I am an Advocate, not an Academician. The practical impact of a judgment interests me. Subramanian Swamy v. Union of India, [Writ Petition (Criminal) No. 184 of 2014] (“Swamy”), pronounced recently, is a significant weapon in my hand.
Explanation 1 to Section 499 of the IPC reads as, “It may amount to defamation to impute anything to a deceased person, if the imputation would harm the reputation of that person if living, and is intended to be hurtful to the feelings of his family or other near relatives.”
It was contended by the learned counsel for the petitioners in Swamy that “the width of the Explanation is absolutely excessive as it enables the family members to prosecute a criminal action whereas they are debarred to initiate civil action for damages… Explanation 1 is anomalous and creates a piquant situation which can effortlessly be called unreasonable, for when a civil suit cannot be entertained or allowed to be prosecuted by the legal heirs or the legal representatives, how could they prosecute a criminal offence by filing a complaint?”
At ‘first blush’, the SC found the submission ‘attractive’. On ‘keener scrutiny’ the submission was rejected:
“Explanation 1, lays two postulates, that is, (i) the imputation to a deceased person is of such a nature that would have harmed the reputation of that person if he was living and (ii) the said imputation must be intended to be hurtful to the feelings of the family or other near relatives. Unless the twin tests are satisfied, the complaint would not be entertained under Section 199 of CrPC. The said Explanation protects the reputation of the family or relatives. The entitlement to damages for personal injury is in a different sphere whereas a criminal complaint to be filed by the family members or other relatives under twin tests being satisfied is in a distinct compartment. It is more rigorous. The principle of grant of compensation and the principle of protection of reputation of family or near relative cannot be equated. Therefore, we do not find any extra mileage is given to the legal heirs of a deceased person when they have been made eligible to initiate a criminal action by taking recourse to file a criminal complaint.”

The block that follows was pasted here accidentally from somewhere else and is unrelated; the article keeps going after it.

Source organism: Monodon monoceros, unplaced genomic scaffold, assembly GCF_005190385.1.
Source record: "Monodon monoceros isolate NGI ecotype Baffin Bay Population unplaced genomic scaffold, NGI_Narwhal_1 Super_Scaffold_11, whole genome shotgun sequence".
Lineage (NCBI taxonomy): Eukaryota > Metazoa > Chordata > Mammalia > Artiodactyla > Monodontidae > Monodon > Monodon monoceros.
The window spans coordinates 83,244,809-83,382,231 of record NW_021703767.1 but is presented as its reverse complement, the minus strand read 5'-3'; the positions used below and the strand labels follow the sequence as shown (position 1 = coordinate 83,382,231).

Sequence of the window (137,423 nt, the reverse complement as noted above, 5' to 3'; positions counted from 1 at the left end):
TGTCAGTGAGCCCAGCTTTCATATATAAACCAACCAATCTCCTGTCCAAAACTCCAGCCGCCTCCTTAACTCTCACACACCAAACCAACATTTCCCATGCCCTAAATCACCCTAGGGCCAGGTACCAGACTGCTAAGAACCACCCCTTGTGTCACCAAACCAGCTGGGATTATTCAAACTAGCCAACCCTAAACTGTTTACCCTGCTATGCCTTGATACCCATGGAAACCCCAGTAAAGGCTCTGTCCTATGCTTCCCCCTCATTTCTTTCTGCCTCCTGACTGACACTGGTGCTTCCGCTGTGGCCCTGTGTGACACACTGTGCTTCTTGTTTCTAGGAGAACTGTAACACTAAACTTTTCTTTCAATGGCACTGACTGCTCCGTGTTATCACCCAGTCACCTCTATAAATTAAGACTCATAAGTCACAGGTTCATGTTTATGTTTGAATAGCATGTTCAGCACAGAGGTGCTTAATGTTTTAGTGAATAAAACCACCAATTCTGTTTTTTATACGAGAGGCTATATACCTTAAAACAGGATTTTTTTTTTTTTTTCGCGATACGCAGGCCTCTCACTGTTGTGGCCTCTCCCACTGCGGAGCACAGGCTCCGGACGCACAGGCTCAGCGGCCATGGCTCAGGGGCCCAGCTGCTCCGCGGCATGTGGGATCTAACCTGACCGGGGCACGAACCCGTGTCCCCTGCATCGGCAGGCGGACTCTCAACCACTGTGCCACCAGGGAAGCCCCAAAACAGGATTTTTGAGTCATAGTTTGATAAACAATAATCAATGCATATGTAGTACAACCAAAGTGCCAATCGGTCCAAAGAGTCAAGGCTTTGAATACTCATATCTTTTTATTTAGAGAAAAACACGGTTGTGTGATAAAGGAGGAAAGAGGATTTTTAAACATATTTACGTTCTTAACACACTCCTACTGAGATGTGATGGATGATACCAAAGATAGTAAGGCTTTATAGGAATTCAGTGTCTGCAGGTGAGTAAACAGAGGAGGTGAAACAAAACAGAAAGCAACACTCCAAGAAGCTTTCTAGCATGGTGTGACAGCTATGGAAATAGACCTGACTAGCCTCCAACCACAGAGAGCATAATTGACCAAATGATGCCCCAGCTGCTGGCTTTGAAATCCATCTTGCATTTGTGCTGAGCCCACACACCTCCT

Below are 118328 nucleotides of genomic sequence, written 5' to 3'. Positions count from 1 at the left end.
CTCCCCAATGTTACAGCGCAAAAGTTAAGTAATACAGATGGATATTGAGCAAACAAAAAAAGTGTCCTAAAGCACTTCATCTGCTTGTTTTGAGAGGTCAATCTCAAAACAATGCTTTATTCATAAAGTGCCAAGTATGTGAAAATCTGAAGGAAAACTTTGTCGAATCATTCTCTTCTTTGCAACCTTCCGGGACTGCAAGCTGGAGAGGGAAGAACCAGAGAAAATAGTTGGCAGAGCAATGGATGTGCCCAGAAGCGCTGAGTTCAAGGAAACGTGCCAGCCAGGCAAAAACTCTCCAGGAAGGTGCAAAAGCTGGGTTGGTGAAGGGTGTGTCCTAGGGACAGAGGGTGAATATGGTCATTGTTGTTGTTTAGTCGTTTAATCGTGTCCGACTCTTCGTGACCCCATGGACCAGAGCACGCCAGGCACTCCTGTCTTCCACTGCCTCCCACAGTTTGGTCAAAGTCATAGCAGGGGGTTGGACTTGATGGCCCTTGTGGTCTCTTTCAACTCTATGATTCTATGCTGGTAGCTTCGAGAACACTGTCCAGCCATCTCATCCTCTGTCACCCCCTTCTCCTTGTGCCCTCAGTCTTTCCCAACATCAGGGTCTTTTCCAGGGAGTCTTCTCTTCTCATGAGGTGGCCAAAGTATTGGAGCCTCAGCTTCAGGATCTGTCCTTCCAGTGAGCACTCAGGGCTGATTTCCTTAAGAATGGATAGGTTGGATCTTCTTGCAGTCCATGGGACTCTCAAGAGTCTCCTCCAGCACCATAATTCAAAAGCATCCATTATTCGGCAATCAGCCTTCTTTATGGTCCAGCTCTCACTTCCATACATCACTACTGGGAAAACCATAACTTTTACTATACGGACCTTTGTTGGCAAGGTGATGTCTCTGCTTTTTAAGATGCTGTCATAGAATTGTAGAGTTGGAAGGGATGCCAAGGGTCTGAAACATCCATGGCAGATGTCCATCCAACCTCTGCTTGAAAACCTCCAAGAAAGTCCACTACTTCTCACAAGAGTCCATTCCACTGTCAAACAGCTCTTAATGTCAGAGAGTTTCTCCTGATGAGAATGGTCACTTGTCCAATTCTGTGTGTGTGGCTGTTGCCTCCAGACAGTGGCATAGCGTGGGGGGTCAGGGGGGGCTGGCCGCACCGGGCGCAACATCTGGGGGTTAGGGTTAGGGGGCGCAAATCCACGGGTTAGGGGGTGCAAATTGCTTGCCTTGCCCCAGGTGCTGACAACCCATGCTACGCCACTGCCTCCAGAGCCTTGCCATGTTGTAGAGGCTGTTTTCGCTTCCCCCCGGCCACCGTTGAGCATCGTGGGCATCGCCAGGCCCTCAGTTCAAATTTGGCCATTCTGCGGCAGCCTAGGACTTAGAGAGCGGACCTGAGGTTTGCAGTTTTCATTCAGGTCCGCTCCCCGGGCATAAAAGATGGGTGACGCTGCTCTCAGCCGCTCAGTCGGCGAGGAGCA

“Reputation of one cannot be allowed to be crucified at the altar of the other’s right of free speech. The legislature in its wisdom has not thought it appropriate to abolish criminality of defamation in the obtaining social climate.”
There have been cases, in the history of our democracy, where Courts have considered claims of defamation brought by the relatives of the deceased. The claims have rarely succeeded. In Luckumsey Rowji, (1881) 5 Bom 580, John Duncan Inverarity, known to rarely lose a case, fairly conceded however that although “libel on the dead has never been held to be a ground of a civil suit… it may justify a criminal proceeding”. Swamy reaffirms that position. Indeed, under Article 8 of The European Convention on Human Rights, “Everyone has the right to respect for his private and family life, his home and his correspondence” and damage to the reputation of a deceased member of a person’s family might affect one’s private life and identity, provided that there is a sufficiently close link between them (See, Putistin v. Ukraine,  ECHR 16882/03). That proposition is unimpeachable before any Court of Law.
It would be interesting to recollect here an incident concerning Senior Advocate Raju Ramchandran (“Raju”). On 30th March, 2015 in an an interview issued to Bar&Bench, Raju observed, unprovoked, that Former Chief Justice of India Ajit Nath Ray was a “stooge of the ruling dispensation”. The statement caused hurt to the feelings of CJI Ray’s family as is amply evidenced by my near instant criticism of the same. The damage caused to the reputation of CJI Ray affected my private life and identity as an Advocate then, as it does now. Is this an appropriate case for a successful invocation of Explanation 1 to Section 499? Only time would tell.
The possibility of Advocates attempting to stretch the ambit of the Explanation cannot be discounted nonetheless. For one, which ‘near relative’ amongst the millions bearing the genetic legacy of Genghis Khan would initiate criminal action against me, if I were to say “Genghis was a homosexual. He hid his true sexual identity behind the pretense of excessive copulation with women”? I will not ever forget the latin maxim ‘de mortuis nil nisi bonum’, meaning ‘of the dead, nothing unless good’. I hope, Dear Reader, you will not too. That would be all.